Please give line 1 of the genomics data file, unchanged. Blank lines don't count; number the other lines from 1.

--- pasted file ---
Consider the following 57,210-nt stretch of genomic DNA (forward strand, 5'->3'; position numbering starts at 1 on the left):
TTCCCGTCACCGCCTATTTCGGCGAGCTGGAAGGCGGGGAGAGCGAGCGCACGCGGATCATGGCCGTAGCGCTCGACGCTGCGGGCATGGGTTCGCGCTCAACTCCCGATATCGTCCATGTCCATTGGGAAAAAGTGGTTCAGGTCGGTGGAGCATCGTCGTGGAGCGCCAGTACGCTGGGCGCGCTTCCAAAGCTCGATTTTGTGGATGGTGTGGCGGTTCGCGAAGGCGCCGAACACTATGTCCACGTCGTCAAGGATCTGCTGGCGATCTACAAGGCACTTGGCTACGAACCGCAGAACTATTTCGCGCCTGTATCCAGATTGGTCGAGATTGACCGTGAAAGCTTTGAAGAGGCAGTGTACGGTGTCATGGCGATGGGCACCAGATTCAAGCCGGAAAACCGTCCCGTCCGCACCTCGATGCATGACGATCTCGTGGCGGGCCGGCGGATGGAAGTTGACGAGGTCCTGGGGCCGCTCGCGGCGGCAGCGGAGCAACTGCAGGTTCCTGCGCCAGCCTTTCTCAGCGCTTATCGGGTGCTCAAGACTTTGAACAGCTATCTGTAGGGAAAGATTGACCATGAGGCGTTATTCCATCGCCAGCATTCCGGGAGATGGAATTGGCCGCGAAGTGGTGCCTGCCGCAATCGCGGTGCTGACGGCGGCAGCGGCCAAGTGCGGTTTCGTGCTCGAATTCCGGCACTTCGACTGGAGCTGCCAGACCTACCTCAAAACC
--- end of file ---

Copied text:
Consider the following 57,210-nt stretch of genomic DNA (forward strand, 5'->3'; position numbering starts at 1 on the left):